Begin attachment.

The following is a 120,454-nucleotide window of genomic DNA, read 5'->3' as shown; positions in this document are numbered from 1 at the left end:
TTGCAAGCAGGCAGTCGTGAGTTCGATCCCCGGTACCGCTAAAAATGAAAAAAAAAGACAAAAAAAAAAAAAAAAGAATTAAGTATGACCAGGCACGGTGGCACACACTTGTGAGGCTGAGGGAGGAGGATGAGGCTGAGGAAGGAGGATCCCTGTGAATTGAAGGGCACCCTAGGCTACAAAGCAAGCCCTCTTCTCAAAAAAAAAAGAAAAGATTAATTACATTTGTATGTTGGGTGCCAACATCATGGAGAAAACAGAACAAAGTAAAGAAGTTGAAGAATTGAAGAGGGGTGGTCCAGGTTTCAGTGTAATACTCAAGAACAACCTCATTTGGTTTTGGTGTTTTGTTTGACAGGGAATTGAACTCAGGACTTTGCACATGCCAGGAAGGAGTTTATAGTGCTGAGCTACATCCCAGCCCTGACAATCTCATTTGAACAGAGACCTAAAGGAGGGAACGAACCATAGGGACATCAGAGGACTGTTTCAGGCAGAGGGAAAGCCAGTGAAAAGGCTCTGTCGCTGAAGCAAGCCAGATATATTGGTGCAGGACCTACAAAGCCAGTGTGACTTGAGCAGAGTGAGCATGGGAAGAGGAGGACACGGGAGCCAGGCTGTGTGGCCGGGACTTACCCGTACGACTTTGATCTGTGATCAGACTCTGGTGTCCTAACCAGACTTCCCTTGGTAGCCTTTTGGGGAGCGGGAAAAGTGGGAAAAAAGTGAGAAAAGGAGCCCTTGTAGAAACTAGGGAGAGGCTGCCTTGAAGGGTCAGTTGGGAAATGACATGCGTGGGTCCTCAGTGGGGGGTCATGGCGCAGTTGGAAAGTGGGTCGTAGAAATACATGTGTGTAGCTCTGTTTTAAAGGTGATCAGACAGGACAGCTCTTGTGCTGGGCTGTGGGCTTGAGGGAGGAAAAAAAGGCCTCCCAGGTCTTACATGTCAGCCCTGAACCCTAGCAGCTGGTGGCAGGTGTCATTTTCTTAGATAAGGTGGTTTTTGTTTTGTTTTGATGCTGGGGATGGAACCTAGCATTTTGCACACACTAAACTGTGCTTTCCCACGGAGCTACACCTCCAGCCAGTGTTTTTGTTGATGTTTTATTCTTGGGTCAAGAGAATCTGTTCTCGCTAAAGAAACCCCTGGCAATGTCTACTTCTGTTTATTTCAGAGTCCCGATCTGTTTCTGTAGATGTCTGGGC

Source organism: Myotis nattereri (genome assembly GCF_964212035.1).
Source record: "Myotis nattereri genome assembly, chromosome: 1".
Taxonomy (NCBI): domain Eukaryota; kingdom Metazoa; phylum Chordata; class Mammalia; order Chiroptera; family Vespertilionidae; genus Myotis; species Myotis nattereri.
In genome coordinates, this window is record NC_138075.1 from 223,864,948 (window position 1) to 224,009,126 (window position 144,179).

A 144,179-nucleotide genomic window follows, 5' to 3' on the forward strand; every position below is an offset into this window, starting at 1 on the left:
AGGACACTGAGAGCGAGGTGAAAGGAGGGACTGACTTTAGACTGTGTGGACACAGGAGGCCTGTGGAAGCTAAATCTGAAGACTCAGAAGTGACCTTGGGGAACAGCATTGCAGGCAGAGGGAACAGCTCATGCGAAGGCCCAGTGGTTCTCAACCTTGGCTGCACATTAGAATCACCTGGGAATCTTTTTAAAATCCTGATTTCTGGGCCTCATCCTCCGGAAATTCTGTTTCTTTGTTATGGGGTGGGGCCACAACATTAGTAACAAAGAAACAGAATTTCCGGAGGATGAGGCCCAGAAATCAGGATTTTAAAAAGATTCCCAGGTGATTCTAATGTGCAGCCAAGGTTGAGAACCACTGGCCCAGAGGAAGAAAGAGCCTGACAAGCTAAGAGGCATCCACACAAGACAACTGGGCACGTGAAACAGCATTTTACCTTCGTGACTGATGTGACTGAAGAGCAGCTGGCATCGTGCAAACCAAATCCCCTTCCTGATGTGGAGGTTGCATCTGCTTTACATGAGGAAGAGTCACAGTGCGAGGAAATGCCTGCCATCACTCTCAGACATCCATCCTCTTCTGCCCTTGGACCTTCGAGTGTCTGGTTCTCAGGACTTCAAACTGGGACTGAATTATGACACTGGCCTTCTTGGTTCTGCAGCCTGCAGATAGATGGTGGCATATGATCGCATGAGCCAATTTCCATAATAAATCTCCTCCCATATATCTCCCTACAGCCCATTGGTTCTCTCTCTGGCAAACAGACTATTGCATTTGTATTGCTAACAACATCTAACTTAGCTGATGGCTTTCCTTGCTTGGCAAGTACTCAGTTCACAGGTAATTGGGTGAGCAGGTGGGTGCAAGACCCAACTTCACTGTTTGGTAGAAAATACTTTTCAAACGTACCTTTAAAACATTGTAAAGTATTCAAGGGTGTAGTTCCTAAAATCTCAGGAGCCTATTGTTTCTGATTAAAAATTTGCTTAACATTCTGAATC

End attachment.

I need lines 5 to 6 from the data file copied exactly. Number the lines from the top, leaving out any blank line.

Taxonomy (NCBI): domain Eukaryota; kingdom Metazoa; phylum Chordata; class Mammalia; order Chiroptera; family Vespertilionidae; genus Myotis; species Myotis nattereri.
In genome coordinates, this window is record NC_138075.1 from 223,864,948 (window position 1) to 224,009,126 (window position 144,179).